The report published on Tuesday, quoted experts as saying that the range of halal products, ranging from goods that are devoid of pork or alcohol to financial and tourism services, is rapidly expanding as the global Muslim population grows.
"They are growing because we are increasing by 2.5-3 percent every year. Islam is the fastest growing religion," said Muhammad Chaudry, president of the Islamic Food and Nutrition Council of America.
The official added that many products, which were basically sharia-compliant, are now being certified as halal, contributing to the increasing size of the halal economy.
"When we talk about the halal economy growing by 20 percent, it is the conversion from indiscriminate we-don't-know-what's-in-it economy to a definitely halal-certified economy," he said at an Islamic economy forum in Dubai, the United Arab Emirates.
According to Chaudry, the rising demand for halal products has seen businesses, restaurants, and hotels across the world cater for the needs of Muslim clients.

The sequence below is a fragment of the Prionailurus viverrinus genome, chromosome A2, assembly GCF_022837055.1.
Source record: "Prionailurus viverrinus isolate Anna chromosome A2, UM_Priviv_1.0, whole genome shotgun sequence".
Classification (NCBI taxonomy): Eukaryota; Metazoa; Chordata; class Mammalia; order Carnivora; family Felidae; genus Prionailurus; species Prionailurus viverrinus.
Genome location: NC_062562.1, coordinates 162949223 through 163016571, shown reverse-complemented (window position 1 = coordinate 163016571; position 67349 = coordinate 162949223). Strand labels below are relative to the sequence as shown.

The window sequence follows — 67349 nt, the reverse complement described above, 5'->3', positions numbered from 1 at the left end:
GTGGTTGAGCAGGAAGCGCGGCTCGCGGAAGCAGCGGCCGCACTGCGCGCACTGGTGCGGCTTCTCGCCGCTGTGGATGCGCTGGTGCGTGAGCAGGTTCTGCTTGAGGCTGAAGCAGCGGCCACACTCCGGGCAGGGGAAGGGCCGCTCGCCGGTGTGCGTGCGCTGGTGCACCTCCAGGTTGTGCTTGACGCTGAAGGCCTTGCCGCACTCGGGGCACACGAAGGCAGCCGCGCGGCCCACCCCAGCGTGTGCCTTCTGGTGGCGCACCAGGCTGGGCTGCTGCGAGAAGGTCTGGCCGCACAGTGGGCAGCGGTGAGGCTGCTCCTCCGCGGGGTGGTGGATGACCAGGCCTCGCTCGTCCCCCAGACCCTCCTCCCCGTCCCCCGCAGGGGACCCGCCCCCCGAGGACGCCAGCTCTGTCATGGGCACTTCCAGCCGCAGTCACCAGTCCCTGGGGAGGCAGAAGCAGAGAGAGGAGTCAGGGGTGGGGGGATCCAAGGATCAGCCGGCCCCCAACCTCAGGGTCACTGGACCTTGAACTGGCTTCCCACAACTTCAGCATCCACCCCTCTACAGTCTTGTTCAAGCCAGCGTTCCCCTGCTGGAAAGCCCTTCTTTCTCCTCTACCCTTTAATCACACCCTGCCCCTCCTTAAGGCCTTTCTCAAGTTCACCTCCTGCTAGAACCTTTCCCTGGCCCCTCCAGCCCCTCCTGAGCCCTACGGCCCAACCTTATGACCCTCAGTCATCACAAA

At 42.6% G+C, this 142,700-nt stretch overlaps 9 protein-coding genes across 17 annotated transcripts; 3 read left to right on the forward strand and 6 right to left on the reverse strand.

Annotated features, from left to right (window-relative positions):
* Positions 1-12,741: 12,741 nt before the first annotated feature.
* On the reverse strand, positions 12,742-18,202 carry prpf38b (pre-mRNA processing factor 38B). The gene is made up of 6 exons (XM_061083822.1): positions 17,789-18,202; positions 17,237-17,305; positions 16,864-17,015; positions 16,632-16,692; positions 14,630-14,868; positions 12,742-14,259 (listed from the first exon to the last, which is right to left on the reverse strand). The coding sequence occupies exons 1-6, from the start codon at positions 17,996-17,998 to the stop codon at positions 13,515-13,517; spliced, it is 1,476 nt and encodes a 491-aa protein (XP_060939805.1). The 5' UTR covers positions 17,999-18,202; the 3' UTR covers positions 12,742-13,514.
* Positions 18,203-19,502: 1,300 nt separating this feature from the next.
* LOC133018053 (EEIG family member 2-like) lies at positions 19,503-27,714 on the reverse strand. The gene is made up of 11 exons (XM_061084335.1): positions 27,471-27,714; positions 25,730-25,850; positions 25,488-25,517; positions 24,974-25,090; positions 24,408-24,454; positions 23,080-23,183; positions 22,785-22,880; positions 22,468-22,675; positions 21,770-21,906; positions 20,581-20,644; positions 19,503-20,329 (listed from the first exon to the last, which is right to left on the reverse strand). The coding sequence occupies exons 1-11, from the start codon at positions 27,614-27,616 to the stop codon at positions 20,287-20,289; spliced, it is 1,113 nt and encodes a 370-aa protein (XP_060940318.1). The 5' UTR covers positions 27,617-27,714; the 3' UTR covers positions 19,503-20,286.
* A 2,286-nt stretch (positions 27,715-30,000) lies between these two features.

"Halal is a lifestyle. Countries like Japan and Korea are taking the lead to convert their restaurants and hotels into halal-friendly so they can attract more tourists from Muslim countries," he said.
Referring to an estimate of the world's Muslim population, Chaudry added, "Halal is a global entity. We are looking at 1.8 billion consumers."
Meanwhile, the head of the Emirates Authority for Standardization and Metrology, Abdulla al-Muaini, was also quoted as saying that the Muslim population, which is expected to reach 2.2 billion in 2030, is a "core market" for halal products.
He added that the Organization of Islamic Cooperation has estimated total value of the global halal sector at USD 2.3 trillion. "Halal industry is expected to be one of the steady growing sectors across the global economy," he said.